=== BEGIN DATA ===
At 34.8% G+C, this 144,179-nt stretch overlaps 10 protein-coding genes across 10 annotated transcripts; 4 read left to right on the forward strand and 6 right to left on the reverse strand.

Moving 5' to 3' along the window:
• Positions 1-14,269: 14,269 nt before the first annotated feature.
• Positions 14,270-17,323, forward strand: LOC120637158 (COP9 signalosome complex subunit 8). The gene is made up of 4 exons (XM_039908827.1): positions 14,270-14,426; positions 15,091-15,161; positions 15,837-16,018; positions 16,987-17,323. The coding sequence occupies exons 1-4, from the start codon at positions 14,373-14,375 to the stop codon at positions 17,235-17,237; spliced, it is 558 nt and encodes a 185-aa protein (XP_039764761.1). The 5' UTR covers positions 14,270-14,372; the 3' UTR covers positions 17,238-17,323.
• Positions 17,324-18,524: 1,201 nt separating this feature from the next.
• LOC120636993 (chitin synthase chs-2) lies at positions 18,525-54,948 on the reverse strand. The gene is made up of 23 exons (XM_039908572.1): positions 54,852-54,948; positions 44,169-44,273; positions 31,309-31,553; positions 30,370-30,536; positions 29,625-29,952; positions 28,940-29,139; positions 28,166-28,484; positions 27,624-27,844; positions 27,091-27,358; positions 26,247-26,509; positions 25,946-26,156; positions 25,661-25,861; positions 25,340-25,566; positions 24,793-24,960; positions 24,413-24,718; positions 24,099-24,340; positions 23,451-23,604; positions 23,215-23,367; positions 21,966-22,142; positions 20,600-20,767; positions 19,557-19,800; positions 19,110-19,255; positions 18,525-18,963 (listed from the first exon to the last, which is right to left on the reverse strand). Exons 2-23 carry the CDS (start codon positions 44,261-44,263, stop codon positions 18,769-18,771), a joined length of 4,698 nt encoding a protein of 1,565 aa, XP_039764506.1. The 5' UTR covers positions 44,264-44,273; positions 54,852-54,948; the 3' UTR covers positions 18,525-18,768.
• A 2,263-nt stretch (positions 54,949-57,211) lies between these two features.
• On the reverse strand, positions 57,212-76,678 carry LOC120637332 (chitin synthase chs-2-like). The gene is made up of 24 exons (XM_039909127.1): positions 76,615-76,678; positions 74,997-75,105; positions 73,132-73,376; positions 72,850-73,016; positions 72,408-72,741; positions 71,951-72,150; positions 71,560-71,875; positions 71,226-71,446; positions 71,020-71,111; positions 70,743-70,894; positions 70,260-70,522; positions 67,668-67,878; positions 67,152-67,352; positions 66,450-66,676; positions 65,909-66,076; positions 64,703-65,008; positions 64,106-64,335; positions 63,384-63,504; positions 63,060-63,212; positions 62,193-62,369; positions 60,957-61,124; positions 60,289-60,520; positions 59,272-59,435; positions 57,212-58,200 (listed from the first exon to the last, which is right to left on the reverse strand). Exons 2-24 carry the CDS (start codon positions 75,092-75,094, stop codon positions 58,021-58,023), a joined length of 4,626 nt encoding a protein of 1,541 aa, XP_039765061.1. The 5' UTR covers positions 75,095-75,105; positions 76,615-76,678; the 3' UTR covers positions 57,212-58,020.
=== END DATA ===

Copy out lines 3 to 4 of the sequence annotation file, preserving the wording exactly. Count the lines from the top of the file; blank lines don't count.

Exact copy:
• Positions 1-14,269: 14,269 nt before the first annotated feature.
• Positions 14,270-17,323, forward strand: LOC120637158 (COP9 signalosome complex subunit 8). The gene is made up of 4 exons (XM_039908827.1): positions 14,270-14,426; positions 15,091-15,161; positions 15,837-16,018; positions 16,987-17,323. The coding sequence occupies exons 1-4, from the start codon at positions 14,373-14,375 to the stop codon at positions 17,235-17,237; spliced, it is 558 nt and encodes a 185-aa protein (XP_039764761.1). The 5' UTR covers positions 14,270-14,372; the 3' UTR covers positions 17,238-17,323.